Runners also comment on the cleanliness of downtown and how much they enjoy running through the various neighborhoods, Burch says. The race route also takes runners through eight miles of city parks, which includes Water Works Park and Gray’s Lake Park.
“It’s a unique opportunity for us to show Des Moines off in a way you might not normally think of,” Burch says.
Crowds, musical entertainment and others help encourage runners through final stretches
Des Moines city officials estimate about 5,000 people watch the races.
Burch says bystanders with signs, costumes, noisemakers and overall cheerfulness get runners through those last difficult miles or when they’re struggling. There are more than 45 bands and other entertainment positioned throughout the course. Signs with funny slogans or “We’re proud of you, Mom” or “Go, Kayla, Go” are helpful even if it doesn’t have the runner’s name on it.
Each runner also will have his or her name printed on their race number/bib, so bystanders can encourage them by name.
“That’s one of the things that people love,” Burch says. “You can go out and run any day on your own, but when you get a spectator out there cheering you on, it helps you run better and faster, and it helps those later miles go by faster.”
Gray’s Lake and Water Works parks are both great places to watch the race, as is Drake University. Runners complete a loop around the track at Drake at mile 12.
For many runners, Water Works Park is the most difficult portion of the race, according to the IMT Des Moines Marathon website. The park marks miles 21 for marathoners, and mile eight for the half-marathon runners.
What doesn’t work: Telling a runner “You’re almost there” or “It’s downhill from here.” Burch says most marathon training programs gets a runner to 21 or 22 miles, maximum, so he or she is running purely on adrenaline the remainder of the time and doesn’t need reminders of the race’s length.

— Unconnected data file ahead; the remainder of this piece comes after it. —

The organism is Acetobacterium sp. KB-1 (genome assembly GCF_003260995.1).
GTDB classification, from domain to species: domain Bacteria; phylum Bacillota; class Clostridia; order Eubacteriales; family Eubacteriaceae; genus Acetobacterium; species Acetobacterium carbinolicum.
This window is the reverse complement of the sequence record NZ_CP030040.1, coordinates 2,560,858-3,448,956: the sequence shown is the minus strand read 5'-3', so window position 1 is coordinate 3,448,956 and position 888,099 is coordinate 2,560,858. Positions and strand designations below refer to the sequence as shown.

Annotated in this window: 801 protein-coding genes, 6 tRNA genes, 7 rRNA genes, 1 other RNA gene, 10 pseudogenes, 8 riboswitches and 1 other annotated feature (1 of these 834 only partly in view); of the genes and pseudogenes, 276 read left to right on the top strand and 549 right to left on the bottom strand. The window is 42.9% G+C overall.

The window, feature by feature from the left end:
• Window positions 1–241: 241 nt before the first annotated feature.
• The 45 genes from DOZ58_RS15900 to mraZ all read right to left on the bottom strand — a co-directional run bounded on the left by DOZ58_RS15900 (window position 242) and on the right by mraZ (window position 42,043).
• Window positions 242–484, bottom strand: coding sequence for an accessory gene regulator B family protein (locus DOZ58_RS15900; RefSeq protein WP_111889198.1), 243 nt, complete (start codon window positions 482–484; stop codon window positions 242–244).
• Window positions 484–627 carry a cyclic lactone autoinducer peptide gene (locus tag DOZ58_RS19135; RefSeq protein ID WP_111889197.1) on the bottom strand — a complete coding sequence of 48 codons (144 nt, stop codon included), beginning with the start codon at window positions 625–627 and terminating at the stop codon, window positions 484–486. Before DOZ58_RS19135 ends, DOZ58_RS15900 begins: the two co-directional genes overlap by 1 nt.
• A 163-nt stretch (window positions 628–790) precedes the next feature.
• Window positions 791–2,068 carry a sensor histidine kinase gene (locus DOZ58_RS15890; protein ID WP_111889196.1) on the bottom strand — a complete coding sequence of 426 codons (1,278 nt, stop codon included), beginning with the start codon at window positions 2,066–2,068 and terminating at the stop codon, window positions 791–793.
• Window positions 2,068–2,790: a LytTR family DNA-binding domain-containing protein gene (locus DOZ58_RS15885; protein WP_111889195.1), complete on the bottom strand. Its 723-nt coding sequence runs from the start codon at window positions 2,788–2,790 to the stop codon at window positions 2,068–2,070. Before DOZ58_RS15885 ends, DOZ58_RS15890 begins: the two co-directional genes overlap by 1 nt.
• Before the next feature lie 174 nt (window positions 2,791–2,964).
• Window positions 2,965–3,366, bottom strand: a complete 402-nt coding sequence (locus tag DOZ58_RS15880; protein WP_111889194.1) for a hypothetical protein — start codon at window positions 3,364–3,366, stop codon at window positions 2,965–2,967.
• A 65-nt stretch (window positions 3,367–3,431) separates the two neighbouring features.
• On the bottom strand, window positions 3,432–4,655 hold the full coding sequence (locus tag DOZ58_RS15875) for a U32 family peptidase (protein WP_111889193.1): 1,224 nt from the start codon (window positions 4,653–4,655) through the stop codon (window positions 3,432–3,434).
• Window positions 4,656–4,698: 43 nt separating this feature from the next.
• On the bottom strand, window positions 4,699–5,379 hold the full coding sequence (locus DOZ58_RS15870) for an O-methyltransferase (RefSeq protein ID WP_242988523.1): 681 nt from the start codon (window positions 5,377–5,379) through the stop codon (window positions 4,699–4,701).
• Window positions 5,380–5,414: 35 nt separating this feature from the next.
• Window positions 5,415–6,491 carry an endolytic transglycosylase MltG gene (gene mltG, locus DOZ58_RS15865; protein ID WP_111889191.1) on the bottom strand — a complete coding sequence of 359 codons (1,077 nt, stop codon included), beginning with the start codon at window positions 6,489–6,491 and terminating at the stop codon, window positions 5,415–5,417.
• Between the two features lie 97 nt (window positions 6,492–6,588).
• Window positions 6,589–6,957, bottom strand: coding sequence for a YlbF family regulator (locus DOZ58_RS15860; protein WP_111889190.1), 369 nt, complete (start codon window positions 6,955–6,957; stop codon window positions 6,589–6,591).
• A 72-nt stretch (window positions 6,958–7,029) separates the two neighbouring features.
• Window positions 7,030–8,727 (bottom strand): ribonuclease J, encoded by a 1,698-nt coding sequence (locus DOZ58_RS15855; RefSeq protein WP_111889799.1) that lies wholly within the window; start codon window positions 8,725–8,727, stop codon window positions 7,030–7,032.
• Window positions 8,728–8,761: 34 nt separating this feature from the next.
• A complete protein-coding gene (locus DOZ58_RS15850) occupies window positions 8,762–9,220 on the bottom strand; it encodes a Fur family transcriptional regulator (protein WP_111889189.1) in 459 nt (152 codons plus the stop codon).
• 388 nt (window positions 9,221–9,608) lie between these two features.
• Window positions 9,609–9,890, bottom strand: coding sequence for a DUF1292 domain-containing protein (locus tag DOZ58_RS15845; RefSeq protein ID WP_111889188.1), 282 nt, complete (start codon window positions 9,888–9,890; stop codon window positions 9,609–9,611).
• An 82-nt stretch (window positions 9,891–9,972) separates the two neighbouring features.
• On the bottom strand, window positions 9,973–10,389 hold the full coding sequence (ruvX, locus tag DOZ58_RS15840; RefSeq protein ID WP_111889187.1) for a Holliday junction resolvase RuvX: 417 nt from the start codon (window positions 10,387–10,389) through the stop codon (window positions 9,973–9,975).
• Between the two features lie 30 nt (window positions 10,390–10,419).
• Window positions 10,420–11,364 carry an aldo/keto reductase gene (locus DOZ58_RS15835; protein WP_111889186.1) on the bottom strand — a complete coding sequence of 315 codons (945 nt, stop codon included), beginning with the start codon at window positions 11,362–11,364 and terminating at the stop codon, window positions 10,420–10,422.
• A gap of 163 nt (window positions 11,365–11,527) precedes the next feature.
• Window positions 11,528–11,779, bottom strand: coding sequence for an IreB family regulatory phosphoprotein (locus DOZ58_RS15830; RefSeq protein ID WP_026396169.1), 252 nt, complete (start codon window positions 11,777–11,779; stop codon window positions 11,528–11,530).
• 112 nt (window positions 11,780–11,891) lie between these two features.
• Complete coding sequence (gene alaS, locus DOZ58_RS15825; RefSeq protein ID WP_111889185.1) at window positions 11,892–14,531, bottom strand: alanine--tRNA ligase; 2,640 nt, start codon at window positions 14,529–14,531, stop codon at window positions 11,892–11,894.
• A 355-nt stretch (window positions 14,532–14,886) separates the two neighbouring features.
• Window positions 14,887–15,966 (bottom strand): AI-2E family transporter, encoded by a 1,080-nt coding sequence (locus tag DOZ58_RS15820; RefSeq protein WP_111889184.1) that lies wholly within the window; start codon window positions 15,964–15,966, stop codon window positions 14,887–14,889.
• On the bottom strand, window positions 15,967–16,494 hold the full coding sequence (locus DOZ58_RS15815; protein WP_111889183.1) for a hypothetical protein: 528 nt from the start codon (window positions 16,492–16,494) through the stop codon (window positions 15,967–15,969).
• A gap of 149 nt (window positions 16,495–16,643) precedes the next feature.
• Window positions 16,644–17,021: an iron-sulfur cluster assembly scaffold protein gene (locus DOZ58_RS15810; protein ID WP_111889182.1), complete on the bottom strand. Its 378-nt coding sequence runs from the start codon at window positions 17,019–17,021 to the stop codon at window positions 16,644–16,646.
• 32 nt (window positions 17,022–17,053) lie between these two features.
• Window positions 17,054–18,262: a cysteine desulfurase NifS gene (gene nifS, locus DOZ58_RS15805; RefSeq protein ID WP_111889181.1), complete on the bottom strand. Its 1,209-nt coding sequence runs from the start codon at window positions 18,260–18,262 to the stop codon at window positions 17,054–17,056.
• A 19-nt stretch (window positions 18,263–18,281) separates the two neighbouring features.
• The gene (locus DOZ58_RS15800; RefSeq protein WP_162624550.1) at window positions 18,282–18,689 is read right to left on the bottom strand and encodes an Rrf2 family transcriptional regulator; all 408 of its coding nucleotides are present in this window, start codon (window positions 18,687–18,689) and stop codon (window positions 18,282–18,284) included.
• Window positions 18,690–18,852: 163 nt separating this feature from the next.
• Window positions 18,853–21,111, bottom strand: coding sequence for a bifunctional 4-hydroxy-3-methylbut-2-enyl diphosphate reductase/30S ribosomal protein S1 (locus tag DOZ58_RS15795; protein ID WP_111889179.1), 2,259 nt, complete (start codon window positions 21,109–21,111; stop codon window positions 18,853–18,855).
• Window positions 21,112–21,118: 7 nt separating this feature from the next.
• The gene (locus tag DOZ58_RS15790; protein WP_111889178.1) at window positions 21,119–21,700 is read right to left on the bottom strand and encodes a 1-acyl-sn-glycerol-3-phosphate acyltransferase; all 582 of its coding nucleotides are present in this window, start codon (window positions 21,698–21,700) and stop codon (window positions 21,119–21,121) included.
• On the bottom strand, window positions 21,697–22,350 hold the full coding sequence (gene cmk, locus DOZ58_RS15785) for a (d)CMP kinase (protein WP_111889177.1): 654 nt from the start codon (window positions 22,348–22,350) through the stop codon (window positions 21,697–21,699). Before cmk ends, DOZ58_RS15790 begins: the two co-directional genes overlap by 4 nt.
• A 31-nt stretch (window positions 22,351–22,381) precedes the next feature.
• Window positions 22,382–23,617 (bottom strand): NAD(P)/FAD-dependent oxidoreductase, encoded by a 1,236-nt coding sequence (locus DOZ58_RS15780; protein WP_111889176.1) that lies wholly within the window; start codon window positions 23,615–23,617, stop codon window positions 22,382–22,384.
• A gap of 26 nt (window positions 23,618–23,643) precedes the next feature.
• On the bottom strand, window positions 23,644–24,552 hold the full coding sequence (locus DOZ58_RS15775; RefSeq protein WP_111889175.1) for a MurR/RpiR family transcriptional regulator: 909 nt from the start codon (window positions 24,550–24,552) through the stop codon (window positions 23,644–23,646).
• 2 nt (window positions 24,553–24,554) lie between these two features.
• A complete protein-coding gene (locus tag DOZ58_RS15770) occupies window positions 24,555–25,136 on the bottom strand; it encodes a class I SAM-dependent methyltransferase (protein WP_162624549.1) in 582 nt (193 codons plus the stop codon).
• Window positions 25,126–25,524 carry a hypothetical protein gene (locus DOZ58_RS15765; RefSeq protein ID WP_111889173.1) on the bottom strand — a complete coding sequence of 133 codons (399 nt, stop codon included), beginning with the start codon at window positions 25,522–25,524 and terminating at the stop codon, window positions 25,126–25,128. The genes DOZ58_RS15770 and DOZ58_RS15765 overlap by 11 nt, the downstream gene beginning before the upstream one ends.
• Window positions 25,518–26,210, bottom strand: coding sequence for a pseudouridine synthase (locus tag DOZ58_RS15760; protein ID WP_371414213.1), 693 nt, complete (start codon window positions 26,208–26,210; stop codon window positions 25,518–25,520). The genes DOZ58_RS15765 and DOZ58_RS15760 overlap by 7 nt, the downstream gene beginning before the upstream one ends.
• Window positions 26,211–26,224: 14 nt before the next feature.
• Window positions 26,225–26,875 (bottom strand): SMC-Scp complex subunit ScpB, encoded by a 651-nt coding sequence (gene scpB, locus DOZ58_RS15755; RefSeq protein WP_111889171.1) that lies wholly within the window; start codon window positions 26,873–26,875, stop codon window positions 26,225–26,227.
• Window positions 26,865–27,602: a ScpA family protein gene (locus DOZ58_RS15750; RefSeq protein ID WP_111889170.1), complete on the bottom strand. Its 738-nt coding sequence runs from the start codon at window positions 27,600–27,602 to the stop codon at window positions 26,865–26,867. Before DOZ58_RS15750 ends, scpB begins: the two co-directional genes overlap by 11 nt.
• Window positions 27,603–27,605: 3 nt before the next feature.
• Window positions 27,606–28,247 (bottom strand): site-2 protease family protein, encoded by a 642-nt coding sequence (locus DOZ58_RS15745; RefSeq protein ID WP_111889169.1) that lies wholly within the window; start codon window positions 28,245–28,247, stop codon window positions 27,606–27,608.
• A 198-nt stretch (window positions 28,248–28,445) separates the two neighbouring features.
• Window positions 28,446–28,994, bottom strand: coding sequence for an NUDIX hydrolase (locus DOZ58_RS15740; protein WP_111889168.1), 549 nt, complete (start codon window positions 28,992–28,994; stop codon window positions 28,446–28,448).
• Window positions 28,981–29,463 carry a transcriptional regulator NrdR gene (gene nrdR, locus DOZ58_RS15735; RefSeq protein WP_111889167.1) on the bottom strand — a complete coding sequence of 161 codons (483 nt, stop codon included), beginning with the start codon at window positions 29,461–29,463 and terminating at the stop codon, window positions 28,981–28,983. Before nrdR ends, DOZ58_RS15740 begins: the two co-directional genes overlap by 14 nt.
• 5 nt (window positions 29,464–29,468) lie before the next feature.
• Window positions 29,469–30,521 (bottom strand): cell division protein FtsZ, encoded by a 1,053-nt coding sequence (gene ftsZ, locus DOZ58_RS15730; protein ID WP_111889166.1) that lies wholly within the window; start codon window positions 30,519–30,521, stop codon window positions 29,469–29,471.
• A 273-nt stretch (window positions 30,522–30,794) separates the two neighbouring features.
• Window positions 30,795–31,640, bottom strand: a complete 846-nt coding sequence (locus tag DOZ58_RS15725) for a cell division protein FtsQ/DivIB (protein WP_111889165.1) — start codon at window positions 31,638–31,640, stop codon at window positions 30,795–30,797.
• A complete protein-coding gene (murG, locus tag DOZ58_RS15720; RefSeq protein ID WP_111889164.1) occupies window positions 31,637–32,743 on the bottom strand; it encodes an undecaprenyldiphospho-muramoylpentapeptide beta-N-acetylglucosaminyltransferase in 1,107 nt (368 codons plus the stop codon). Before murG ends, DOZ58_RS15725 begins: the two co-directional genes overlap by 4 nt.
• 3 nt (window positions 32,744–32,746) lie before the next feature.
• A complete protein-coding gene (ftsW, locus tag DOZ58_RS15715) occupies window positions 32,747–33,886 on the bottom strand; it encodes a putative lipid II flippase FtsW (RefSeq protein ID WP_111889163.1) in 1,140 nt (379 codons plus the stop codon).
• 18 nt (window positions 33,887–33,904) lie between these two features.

DM Marathon allows average runners to compete alongside professionals, awards cash prizes
The IMT Des Moines Marathon awards $40,000 in cash prizes. First place receives $10,000, plus a $1,000 bonus if the course record is broken. First through fifth places, both male and female runners, receive cash prizes.
Last year, there were 1,742 marathon finishers — 991 men and 751 women. The male winner completed the race in 2 hours, 17 minutes and 23 seconds. The female won in 2:33:03 and broke a new female course record. The average finish time for runners was 4:22:22.
Burch says running is one of the few sports that offers the same amount of money for both the male and female place-winners.
The most recent Iowan to win the Des Moines Marathon was Robyn Friedman in 2009. She finished in a time of 2:41:28 and broke the female course record. Marty Dalton placed second in 2008 with a time of 2:24:40.
In the half-marathon race, the first-place male and female winners receive a $750 Scheels gift card. First through third places receive gift cards. Last year, 5,175 athletes crossed the finish line for the half marathon.
Age division prices also are awarded in the marathon, half marathon and 5K road race. The finishers in all races receive medals.
The marathon gives average runners the chance to compete alongside professional athletes from all over the world.
New runners can gain training advice from the IMT Des Moines Marathon Run Club. There are other running clubs in the Des Moines area, as well, that are not associated with the marathon.
Other running events include:
The 5K race, which is 3.13 miles. It starts at 8:45 a.m. and had 1,451 finishers last year.
The marathon relay, which is the distance of a full marathon but has legs broken up into 4- to 6.2-mile sections. Sixty-six teams finished last year. It also begins at 8 a.m.
The Kids’ Run starts at 9 a.m. It starts and finishes on West River Drive by the Center Street bridge, one block east of the Iowa Events Center.